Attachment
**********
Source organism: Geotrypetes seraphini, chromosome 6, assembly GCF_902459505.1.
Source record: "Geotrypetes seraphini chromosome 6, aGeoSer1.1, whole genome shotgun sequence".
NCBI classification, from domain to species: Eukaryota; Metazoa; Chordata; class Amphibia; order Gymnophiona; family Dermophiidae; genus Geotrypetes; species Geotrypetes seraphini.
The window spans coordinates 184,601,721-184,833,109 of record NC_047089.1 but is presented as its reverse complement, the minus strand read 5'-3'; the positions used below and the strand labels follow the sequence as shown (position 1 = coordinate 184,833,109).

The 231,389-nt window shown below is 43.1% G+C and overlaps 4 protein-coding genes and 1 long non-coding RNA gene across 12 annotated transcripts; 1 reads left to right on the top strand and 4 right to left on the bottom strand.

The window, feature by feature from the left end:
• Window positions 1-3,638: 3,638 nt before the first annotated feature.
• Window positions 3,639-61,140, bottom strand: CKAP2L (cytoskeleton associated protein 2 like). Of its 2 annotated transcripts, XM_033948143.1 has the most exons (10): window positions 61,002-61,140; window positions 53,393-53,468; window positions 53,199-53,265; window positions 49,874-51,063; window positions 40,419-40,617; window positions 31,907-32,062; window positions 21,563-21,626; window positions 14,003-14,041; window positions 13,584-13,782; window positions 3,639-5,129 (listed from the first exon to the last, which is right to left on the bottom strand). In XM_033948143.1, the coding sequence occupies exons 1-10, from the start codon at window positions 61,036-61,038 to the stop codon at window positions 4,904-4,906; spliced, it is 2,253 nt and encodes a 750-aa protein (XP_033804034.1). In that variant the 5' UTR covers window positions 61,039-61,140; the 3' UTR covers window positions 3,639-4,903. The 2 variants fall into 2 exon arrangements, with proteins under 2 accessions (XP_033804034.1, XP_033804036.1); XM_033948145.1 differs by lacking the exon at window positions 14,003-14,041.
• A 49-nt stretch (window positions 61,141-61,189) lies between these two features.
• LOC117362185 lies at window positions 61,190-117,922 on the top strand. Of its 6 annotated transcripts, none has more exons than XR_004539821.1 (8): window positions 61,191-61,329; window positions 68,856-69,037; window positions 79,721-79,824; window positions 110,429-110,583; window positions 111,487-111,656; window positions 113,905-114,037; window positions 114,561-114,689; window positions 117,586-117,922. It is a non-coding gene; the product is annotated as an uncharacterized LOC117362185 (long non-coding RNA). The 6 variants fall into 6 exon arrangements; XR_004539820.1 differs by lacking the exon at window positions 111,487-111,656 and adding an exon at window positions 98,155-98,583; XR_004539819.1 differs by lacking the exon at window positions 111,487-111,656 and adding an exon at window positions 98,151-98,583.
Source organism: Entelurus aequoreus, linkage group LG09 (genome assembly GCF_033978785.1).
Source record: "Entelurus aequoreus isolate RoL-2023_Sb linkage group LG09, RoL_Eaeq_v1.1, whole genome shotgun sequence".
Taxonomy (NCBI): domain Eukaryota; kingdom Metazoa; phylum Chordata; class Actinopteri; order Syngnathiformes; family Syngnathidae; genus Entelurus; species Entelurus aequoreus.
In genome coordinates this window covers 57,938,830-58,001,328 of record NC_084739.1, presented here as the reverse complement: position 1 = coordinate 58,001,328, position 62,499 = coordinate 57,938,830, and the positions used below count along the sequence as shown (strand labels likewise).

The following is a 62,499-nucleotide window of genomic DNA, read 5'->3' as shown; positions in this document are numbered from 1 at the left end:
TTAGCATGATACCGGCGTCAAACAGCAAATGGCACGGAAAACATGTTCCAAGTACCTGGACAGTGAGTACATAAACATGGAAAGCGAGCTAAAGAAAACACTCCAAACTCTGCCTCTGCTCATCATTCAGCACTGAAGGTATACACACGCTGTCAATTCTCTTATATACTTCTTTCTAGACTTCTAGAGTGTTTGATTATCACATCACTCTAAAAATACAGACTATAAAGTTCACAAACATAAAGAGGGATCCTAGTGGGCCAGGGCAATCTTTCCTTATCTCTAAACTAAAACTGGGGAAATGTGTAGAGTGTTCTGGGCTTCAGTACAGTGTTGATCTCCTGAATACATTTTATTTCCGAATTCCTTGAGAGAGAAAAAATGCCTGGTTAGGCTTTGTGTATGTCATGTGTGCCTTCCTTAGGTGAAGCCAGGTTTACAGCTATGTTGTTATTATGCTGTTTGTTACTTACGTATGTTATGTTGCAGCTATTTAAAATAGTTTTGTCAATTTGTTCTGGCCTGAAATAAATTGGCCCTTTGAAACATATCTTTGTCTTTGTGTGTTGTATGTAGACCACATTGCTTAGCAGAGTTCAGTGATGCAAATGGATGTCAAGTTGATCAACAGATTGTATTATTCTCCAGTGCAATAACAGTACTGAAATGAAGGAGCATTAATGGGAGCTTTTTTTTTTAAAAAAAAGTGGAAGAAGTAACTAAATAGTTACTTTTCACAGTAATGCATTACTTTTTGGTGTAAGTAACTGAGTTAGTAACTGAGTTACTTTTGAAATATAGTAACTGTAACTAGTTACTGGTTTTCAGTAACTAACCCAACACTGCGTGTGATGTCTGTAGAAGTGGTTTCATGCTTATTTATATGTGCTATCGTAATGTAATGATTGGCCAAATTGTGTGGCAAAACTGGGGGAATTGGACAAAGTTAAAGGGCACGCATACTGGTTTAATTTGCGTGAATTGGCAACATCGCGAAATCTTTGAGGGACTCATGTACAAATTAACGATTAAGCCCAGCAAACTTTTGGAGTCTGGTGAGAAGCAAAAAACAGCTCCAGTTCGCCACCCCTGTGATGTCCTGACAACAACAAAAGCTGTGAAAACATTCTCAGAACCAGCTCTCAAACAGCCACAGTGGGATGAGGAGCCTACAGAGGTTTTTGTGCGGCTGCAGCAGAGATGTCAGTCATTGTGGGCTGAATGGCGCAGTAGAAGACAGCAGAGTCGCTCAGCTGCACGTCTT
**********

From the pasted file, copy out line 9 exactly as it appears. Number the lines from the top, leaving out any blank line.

• A 49-nt stretch (window positions 61,141-61,189) lies between these two features.